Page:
Fort Lewis College enrollment is flat compared with last year, but college officials say the numbers also show signs of the growth.
This fall 3,308 students are attending FLC compared with 3,317 students last year. However the freshman class is slightly larger with 761 students this year compared with 756 students last year, FLC’s data show.
“All and all, I think we are pleased with where we landed,” said FLC President Tom Stritikus.
The school has a slightly larger freshman class, more full-time students and higher retention among the sophomore class, which is all positive, he said. The school’s revenue is also ahead of expenses, he said.
“Every student who comes to us is a victory,” he said.
FLC enrollment was also flat last year after years of decline.
The school’s decline in students is in line with national trends. The National Student Clearinghouse Research Center reported in the spring college enrollment had declined nationally for eight consecutive years.
College enrollments tend to fall when the economy is growing and there are good-paying jobs, said Steve Schwartz, vice president for finance and administration. During recessions, colleges tend to see enrollments grow, he said.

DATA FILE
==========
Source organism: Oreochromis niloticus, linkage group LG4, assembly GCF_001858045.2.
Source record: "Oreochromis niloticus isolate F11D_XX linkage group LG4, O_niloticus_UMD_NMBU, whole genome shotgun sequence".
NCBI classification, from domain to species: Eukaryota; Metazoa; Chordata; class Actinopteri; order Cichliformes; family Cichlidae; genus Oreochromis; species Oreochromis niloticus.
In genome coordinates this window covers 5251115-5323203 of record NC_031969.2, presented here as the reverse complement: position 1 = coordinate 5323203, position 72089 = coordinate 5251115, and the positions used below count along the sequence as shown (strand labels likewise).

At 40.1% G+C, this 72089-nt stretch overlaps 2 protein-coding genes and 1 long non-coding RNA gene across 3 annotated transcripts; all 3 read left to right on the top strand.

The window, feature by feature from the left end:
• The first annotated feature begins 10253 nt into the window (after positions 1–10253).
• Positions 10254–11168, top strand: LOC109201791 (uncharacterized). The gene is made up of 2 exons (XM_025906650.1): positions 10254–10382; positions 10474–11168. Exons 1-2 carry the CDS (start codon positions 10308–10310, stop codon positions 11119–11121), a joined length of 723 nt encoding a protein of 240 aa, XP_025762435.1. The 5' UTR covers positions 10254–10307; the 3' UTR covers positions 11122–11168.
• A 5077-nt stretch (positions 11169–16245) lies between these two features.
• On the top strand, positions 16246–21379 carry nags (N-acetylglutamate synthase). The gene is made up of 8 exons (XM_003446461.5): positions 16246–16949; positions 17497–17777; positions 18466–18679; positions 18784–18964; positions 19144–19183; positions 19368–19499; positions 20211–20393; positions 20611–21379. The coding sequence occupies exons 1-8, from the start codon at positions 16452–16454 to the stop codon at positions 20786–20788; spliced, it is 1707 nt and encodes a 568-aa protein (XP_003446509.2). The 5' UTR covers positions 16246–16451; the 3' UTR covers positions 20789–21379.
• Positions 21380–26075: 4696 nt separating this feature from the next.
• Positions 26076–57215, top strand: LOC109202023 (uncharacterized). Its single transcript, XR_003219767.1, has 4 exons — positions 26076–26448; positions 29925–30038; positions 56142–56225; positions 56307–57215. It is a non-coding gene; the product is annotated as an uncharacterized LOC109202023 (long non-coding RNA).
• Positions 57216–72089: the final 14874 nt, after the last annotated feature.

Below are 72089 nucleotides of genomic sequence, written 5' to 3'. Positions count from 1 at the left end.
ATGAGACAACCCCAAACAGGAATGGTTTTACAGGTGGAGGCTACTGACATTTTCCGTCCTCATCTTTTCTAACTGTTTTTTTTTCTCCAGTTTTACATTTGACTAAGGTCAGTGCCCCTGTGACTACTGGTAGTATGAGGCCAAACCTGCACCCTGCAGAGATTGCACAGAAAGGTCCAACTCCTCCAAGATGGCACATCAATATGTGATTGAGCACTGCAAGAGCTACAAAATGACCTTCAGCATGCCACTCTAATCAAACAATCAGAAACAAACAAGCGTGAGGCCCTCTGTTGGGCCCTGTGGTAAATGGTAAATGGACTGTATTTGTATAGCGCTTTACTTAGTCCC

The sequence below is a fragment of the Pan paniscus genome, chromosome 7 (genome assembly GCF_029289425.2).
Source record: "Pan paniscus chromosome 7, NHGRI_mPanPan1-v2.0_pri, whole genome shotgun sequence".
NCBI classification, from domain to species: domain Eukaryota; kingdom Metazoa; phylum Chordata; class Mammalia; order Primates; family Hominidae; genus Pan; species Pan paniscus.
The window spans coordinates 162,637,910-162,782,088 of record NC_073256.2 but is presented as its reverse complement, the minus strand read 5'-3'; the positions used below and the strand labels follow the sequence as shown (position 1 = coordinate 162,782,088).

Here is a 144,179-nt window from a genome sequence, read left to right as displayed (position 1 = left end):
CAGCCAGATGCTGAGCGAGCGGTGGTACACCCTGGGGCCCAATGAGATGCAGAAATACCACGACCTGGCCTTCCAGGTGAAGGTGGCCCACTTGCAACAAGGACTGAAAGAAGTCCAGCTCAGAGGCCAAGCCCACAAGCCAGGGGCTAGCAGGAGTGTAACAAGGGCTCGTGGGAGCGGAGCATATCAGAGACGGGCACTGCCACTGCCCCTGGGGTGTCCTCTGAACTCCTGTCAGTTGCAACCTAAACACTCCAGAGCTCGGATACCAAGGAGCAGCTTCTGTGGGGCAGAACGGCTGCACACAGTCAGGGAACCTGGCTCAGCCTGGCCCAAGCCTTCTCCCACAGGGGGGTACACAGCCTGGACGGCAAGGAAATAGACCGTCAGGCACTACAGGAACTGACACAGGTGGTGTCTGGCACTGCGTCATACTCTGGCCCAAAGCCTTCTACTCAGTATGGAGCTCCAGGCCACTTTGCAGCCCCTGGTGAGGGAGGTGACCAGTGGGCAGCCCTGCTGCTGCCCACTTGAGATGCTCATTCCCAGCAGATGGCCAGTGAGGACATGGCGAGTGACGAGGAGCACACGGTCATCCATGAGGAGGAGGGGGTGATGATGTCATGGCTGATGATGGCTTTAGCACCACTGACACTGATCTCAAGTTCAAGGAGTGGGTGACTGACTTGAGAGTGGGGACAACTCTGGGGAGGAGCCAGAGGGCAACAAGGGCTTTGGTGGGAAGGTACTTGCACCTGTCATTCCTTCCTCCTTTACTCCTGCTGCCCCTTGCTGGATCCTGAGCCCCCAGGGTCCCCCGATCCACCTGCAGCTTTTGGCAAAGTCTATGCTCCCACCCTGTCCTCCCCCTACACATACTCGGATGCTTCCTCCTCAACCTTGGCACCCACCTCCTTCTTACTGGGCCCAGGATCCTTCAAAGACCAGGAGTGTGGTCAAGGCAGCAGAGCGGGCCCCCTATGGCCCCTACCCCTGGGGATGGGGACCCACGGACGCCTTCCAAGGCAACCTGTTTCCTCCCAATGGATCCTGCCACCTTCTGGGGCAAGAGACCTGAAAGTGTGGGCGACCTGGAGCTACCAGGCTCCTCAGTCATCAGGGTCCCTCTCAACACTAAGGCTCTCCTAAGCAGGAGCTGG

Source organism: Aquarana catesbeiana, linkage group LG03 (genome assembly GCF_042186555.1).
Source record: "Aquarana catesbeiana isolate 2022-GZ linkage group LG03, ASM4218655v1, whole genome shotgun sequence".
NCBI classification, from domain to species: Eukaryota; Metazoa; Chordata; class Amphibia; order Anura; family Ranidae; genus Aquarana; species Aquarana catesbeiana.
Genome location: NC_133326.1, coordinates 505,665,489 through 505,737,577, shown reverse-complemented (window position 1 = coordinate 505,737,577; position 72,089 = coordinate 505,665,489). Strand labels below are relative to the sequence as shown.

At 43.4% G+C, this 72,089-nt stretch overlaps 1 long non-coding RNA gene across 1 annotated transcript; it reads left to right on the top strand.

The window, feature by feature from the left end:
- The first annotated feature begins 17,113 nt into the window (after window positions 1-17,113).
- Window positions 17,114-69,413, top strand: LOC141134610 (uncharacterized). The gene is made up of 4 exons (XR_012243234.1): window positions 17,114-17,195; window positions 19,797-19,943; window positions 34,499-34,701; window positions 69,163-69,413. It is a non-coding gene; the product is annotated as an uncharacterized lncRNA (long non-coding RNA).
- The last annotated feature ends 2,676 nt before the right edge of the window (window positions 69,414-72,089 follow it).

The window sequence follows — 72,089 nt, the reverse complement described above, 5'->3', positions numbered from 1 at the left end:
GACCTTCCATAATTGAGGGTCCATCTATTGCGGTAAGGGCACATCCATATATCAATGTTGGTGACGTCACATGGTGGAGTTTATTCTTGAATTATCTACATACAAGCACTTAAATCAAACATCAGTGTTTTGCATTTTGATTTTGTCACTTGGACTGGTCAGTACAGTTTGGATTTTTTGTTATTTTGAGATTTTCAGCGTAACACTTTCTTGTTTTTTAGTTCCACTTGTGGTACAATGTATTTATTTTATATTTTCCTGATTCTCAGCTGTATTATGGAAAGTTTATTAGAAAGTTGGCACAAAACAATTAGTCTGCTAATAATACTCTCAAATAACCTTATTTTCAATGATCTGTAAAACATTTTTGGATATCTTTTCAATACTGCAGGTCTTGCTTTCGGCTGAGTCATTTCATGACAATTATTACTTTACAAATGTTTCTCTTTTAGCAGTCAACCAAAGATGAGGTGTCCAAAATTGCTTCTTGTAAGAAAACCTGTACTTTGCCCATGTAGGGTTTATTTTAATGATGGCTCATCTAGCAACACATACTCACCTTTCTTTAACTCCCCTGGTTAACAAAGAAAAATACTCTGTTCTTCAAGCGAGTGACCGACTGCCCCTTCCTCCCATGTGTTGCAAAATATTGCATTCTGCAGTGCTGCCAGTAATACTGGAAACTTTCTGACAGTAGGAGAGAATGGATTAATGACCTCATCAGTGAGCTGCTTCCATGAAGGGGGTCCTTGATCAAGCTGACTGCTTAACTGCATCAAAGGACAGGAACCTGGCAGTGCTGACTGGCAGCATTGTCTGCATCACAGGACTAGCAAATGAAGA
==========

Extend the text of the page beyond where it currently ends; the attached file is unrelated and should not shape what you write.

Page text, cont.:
The trend is tough particularly for rural schools like FLC, but bolstering enrollment is a focus for the school’s Board of Trustees and staff, said Ernest House Jr., chairman of the board.
“Enrollment is the No.1 concern of ours,” he said.
FLC’s goal is to increase enrollment to 3,700 students within three years, according its new strategic plan.
To help attract students and retain them, the school is working with neighboring community colleges and high schools to recruit students and starting new efforts to engage students once they arrive, Stritikus said.
“We are being very clear about student success and why students would want to come here,” he said.
FLC staff is also visiting regional high schools to talk with students about opportunities at the college and ensuring that administrators understand benefits available to students who attend FLC, Stritikus said. For example, the college recently approved a program that will ensure students from families who earn less than $60,000 a year can attend tuition-free.
“We really want to be the No. 1 destination for our local high schools,” Stritikus said.
Over the summer, FLC and Pueblo Community College also came to an agreement to ensure students interested in transferring to FLC aren’t wasting time on unnecessary classes that may not transfer.